Herero (including Himba), Damara, Aawambo and Kavango people were likely derived from agro-pastoralists living in the central highlands of Angola, who themselves descended from earlier Bantu migrants that moved south from Cameroon.19 People who settled in Zambezi probably moved from Bantu origins north and east of here. Khoekhoe pastoralists are thought to have come from East Africa to South Africa, and then into Namibia.

More recent immigrations are better documented. Between 1730 and 1870 large numbers of Oorlam people from South Africa's Cape moved into central and southern Namibia. Rehoboth Basters also moved from the Cape to settle at Rehoboth in 1870. In 1908, the German Schutztruppe's defeat of Herero and Nama forces encouraged a significant influx of German settlers who acquired land, as did demobilised German soldiers. Some white farmers from northwestern South Africa moved into Namibia before 1915, but many more came to acquire farms after World War I when South Africa was granted mandate over Namibia.

Also in 1915, some 25,000 Ovakwanyama people moved from Angola into northern Namibia following the Portuguese victory over their king, Mandume ya Ndemufayo. This immigration increased the number of Aawambo people in Namibia by about 30 per cent. More immigration followed as Angolans fled rural taxation and forced labour, and later the hostilities during the Angolan Civil War (1975–2002). Many people were – and continue to be – attracted by economic opportunities and health and education services in Namibia, all of which has led to the rapid growth of populations in Kavango East, Kavango West, Ohangwena, Omusati, Oshana and Oshikoto regions.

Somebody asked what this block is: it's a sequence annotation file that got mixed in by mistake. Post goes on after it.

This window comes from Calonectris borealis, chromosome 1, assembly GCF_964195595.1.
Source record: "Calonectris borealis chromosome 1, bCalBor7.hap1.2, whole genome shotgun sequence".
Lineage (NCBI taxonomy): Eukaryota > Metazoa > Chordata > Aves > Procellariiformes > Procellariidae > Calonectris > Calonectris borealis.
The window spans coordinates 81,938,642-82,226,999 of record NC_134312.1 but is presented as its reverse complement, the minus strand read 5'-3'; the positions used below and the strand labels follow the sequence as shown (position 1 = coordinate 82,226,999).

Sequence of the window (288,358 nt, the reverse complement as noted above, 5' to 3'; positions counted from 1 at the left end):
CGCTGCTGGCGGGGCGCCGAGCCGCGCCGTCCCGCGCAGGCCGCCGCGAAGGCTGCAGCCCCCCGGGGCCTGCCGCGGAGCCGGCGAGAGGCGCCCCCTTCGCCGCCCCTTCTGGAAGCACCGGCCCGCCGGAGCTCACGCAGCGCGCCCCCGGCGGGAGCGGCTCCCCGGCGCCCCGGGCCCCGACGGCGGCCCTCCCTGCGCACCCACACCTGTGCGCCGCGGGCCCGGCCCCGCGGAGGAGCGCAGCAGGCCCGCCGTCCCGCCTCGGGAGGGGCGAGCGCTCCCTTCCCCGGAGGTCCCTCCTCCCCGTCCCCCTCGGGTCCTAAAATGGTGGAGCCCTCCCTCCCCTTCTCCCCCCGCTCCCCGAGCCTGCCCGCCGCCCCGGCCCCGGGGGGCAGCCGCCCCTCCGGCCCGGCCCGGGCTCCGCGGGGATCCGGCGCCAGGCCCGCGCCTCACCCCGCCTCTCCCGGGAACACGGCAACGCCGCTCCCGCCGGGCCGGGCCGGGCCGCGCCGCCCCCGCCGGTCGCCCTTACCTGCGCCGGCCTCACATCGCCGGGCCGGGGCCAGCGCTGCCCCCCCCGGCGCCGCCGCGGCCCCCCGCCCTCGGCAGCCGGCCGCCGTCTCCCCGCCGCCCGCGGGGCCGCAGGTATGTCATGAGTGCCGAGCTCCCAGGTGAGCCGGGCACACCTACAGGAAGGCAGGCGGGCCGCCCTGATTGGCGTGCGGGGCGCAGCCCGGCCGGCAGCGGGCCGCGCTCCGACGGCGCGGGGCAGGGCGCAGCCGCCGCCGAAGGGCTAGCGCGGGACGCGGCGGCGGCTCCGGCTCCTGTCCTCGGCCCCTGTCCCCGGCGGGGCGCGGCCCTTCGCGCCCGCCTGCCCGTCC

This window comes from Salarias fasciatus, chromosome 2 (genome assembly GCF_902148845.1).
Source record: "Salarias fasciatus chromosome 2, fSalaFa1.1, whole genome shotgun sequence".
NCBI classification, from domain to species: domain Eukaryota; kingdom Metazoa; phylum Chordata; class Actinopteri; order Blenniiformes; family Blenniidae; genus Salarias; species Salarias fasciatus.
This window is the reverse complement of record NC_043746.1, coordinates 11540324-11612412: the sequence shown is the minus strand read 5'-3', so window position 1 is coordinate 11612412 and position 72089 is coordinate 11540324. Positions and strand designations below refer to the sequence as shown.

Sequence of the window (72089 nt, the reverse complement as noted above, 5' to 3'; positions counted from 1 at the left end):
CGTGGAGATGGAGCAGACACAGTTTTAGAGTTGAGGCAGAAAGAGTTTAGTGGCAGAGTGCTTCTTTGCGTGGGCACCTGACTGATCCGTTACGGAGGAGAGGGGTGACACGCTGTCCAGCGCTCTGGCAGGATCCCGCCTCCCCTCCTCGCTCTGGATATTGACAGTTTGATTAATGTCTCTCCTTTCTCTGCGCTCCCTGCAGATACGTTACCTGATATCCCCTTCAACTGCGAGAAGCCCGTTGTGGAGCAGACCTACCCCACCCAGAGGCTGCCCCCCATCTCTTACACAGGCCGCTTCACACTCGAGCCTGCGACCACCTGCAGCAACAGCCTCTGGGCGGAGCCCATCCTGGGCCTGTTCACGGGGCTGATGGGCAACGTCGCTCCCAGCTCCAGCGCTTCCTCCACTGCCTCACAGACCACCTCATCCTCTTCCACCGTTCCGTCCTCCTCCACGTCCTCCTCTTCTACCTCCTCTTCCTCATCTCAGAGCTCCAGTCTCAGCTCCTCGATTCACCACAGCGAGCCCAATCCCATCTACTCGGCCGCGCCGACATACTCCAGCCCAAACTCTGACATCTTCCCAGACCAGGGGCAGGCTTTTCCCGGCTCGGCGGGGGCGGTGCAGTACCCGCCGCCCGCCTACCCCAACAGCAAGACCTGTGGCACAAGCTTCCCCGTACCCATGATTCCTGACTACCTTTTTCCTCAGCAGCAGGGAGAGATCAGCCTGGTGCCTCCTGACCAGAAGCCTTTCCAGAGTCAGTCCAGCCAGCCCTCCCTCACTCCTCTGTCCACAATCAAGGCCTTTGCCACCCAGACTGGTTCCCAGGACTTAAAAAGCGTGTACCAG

9.09 Namibia in the late 1800s20

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This map provides perspectives on how and where various groups of people were distributed in the country before substantial colonial settlement. The Caprivi, as it was then known (now Zambezi Region), was added to the German colony in 1890.

At that time most European explorers, missionaries and colonial authorities tended to focus their attention on southern and central Namibia, where their maps depict much more detail than they do about the north; this reflects the substantial interests that colonists had in land in southern and central Namibia. Central Namibia had been long known as Damaraland (and later, Hereroland), while southern Namibia was known as Great Namaqualand.

No mention is made of different groups or separate communities in Kavango – the map simply indicates most of the northern area as being occupied by the 'Ovambos'.

9.10 Northern Namibia in the late 1800s and early 1900s21

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Northern Namibia lay beyond the 'Police Zone' – the area that the German administration proclaimed for white settlement in 1907 (figure 8.27). These northern areas were thus left largely to their own devices under their own rulers, usually with little regard for the identities of the societies living there. However, many societies with defined names, languages, memberships and leaderships had long been in existence, probably at least since the 1600s. Much of that diversity remains today in the many languages and dialects spoken in northern Namibia (figure 9.14).

That diversity and the strong, often monarchical traditional leadership systems in northern Namibia developed in association with agro-pastoralism. By contrast, pastoral societies have generally been more mobile with less-distinctive borders, membership and governance systems.